Business

MintChip launch Tuesday brings Canadian-made digital cash to consumers

MintChip, the digital cash platform started by the Royal Canadian Mint and acquired earlier this year by Toronto financial technology startup nanoPay, will be available to consumers starting today.

MintChip, the digital cash platform started by the Royal Canadian Mint and acquired earlier this year by Toronto financial technology startup nanoPay, will be available to consumers starting today.

All Canadians are now able to download and use the MintChip app to send and receive digital cash between family and friends for free.

The digital cash is also being accepted by select merchants in Toronto's Liberty Village neighbourhood until Labour Day.

Created by Royal Canadian Mint

MintChip was founded in 2012 by the Royal Canadian Mint as a secure way to send and spend money.

Like cryptocurrencies such as bitcoin, it is an encrypted system that processes payments instantaneously, therefore removing the need for a third party to process or settle the transaction.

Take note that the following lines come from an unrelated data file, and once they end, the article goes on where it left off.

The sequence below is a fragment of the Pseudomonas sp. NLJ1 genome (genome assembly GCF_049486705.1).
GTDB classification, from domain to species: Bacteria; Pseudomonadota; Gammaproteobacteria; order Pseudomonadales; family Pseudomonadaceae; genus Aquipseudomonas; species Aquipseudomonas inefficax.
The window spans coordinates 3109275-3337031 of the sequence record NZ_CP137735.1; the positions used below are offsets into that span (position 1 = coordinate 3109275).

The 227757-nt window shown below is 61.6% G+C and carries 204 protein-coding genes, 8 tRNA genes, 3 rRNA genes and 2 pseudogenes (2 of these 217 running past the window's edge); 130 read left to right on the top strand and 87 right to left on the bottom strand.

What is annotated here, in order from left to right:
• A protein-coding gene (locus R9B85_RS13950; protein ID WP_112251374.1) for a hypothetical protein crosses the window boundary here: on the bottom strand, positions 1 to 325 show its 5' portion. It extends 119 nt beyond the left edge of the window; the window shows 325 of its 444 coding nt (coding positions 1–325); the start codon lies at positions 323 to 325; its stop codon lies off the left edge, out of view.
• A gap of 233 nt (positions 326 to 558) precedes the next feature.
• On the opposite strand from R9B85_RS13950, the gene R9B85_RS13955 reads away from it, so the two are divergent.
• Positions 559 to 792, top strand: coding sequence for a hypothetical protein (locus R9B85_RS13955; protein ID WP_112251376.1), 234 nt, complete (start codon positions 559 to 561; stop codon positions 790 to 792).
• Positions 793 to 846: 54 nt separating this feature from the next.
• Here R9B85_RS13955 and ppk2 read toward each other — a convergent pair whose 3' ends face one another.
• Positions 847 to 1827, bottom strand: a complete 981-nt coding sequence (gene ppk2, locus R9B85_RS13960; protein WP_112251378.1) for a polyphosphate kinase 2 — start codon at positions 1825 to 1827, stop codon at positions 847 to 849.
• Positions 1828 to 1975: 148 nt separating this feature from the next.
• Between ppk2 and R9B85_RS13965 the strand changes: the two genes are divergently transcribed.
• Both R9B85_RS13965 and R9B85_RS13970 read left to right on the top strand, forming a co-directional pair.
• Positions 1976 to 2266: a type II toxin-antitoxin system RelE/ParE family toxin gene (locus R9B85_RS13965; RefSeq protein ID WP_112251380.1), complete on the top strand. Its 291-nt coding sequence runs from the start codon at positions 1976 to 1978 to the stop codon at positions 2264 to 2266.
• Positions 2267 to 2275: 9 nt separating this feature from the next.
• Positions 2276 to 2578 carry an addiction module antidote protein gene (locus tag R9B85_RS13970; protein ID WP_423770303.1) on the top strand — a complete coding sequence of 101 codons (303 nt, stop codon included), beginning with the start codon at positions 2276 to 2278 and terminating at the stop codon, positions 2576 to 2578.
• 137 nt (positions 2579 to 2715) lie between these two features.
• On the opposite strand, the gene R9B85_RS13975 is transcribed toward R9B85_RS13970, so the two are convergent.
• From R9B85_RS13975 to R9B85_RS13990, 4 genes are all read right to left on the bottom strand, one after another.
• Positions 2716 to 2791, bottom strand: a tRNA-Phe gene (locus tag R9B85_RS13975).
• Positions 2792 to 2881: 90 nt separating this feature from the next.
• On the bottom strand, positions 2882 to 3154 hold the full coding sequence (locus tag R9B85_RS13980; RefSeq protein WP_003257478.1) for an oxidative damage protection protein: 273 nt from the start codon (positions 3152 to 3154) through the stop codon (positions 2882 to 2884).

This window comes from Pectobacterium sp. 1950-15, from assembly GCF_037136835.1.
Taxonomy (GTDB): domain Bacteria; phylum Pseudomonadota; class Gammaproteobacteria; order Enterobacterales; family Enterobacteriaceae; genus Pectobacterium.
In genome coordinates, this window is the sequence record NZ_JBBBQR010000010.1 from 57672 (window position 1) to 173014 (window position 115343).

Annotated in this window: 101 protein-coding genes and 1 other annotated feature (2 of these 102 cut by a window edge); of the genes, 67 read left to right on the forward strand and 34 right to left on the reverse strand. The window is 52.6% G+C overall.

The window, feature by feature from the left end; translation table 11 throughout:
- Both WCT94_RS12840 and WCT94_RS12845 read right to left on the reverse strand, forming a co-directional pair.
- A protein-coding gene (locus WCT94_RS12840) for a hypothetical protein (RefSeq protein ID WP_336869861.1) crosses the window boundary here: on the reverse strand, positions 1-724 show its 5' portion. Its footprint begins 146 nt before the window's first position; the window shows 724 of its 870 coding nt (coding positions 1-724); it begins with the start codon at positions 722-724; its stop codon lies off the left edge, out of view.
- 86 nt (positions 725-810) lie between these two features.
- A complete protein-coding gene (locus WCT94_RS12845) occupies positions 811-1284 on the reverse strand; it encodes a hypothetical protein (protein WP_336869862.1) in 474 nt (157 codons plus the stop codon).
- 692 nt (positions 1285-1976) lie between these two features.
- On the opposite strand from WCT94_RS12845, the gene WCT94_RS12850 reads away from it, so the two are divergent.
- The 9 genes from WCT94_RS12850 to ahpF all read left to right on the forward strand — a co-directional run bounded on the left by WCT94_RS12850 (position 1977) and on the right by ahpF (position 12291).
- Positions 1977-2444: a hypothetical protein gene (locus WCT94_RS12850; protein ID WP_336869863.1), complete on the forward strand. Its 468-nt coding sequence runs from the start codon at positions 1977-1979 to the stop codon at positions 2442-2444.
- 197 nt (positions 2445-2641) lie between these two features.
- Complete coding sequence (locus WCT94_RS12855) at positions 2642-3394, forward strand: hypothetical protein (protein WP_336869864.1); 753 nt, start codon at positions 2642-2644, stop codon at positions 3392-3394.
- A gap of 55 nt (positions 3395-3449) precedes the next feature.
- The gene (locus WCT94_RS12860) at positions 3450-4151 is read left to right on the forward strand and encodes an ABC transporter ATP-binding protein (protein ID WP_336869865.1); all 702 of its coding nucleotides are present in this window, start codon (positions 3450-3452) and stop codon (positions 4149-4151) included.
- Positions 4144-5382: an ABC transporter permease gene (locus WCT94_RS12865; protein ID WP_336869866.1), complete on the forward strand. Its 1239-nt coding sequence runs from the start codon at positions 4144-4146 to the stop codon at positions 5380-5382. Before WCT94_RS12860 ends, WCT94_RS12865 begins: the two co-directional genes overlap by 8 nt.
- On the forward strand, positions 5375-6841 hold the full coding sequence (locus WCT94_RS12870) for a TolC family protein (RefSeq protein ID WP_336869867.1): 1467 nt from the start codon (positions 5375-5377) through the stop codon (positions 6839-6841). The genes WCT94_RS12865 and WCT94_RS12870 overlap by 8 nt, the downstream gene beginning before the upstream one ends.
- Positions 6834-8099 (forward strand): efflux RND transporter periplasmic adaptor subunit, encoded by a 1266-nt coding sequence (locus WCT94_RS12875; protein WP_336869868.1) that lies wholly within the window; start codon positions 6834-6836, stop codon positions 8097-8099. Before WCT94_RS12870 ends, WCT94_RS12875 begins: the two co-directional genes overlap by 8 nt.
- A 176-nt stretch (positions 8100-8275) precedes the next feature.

This results in lower fees for merchants.

Unlike bitcoin, however — whose value tends to fluctuate wildly because it is not tied to any underlying economy — MintChip uses digital cash that is linked to a country's currency.

Consumers can use a credit card to load money into the app just like if they were making a regular purchase, and they can withdraw money from the app by having it deposited into a bank account.

Laurence Cooke, founder and chief executive of nanoPay, says MintChip provides Canadians with a glimpse at what a cashless society could look like.

"With the launch of MintChip in Canada, we demonstrate that it is feasible to replace physical cash with digital cash, while showing the viability of the platform to banks, merchants and developers worldwide," Cooke said in a statement.

Comments

To encourage thoughtful and respectful conversations, first and last names will appear with each submission to CBC/Radio-Canada's online communities (except in children and youth-oriented communities). Pseudonyms will no longer be permitted.

By submitting a comment, you accept that CBC has the right to reproduce and publish that comment in whole or in part, in any manner CBC chooses. Please note that CBC does not endorse the opinions expressed in comments. Comments on this story are moderated according to our Submission Guidelines. Comments are welcome while open. We reserve the right to close comments at any time.

now